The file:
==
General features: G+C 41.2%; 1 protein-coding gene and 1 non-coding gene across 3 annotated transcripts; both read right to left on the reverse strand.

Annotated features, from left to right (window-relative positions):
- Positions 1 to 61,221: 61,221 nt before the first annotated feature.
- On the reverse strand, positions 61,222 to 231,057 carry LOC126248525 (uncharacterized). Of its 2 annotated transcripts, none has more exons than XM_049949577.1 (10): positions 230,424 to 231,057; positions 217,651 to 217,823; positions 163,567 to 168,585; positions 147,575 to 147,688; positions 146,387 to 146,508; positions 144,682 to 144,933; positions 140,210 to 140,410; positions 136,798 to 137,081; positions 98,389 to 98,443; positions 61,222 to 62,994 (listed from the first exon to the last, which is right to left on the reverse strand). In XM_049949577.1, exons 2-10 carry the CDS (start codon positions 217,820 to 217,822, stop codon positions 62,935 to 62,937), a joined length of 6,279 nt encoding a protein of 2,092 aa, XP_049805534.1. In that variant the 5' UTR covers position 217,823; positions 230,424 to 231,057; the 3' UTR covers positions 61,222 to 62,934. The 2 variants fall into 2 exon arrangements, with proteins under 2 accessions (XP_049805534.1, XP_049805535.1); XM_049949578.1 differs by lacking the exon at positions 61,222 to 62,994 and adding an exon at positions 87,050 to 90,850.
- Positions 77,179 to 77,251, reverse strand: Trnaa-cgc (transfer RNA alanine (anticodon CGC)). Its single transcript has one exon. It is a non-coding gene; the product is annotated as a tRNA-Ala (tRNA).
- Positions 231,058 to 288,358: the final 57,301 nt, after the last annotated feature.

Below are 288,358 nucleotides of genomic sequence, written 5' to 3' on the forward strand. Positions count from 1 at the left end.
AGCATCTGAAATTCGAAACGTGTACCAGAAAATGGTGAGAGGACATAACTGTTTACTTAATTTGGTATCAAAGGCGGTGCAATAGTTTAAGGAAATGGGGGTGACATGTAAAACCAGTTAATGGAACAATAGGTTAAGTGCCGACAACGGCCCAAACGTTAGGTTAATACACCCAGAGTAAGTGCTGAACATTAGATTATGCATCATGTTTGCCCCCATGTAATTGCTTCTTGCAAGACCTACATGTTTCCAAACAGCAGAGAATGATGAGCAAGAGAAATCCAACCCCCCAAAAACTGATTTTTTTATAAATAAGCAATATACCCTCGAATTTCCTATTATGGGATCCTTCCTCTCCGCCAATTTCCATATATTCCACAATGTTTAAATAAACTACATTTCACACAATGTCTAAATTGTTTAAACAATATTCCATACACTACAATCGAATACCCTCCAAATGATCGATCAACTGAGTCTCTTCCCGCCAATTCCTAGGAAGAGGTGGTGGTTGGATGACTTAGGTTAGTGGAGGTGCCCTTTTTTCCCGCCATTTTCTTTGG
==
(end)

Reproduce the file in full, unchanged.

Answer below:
General features: G+C 41.2%; 1 protein-coding gene and 1 non-coding gene across 3 annotated transcripts; both read right to left on the reverse strand.

Annotated features, from left to right (window-relative positions):
- Positions 1 to 61,221: 61,221 nt before the first annotated feature.
- On the reverse strand, positions 61,222 to 231,057 carry LOC126248525 (uncharacterized). Of its 2 annotated transcripts, none has more exons than XM_049949577.1 (10): positions 230,424 to 231,057; positions 217,651 to 217,823; positions 163,567 to 168,585; positions 147,575 to 147,688; positions 146,387 to 146,508; positions 144,682 to 144,933; positions 140,210 to 140,410; positions 136,798 to 137,081; positions 98,389 to 98,443; positions 61,222 to 62,994 (listed from the first exon to the last, which is right to left on the reverse strand). In XM_049949577.1, exons 2-10 carry the CDS (start codon positions 217,820 to 217,822, stop codon positions 62,935 to 62,937), a joined length of 6,279 nt encoding a protein of 2,092 aa, XP_049805534.1. In that variant the 5' UTR covers position 217,823; positions 230,424 to 231,057; the 3' UTR covers positions 61,222 to 62,934. The 2 variants fall into 2 exon arrangements, with proteins under 2 accessions (XP_049805534.1, XP_049805535.1); XM_049949578.1 differs by lacking the exon at positions 61,222 to 62,994 and adding an exon at positions 87,050 to 90,850.
- Positions 77,179 to 77,251, reverse strand: Trnaa-cgc (transfer RNA alanine (anticodon CGC)). Its single transcript has one exon. It is a non-coding gene; the product is annotated as a tRNA-Ala (tRNA).
- Positions 231,058 to 288,358: the final 57,301 nt, after the last annotated feature.

Below are 288,358 nucleotides of genomic sequence, written 5' to 3' on the forward strand. Positions count from 1 at the left end.
AGCATCTGAAATTCGAAACGTGTACCAGAAAATGGTGAGAGGACATAACTGTTTACTTAATTTGGTATCAAAGGCGGTGCAATAGTTTAAGGAAATGGGGGTGACATGTAAAACCAGTTAATGGAACAATAGGTTAAGTGCCGACAACGGCCCAAACGTTAGGTTAATACACCCAGAGTAAGTGCTGAACATTAGATTATGCATCATGTTTGCCCCCATGTAATTGCTTCTTGCAAGACCTACATGTTTCCAAACAGCAGAGAATGATGAGCAAGAGAAATCCAACCCCCCAAAAACTGATTTTTTTATAAATAAGCAATATACCCTCGAATTTCCTATTATGGGATCCTTCCTCTCCGCCAATTTCCATATATTCCACAATGTTTAAATAAACTACATTTCACACAATGTCTAAATTGTTTAAACAATATTCCATACACTACAATCGAATACCCTCCAAATGATCGATCAACTGAGTCTCTTCCCGCCAATTCCTAGGAAGAGGTGGTGGTTGGATGACTTAGGTTAGTGGAGGTGCCCTTTTTTCCCGCCATTTTCTTTGG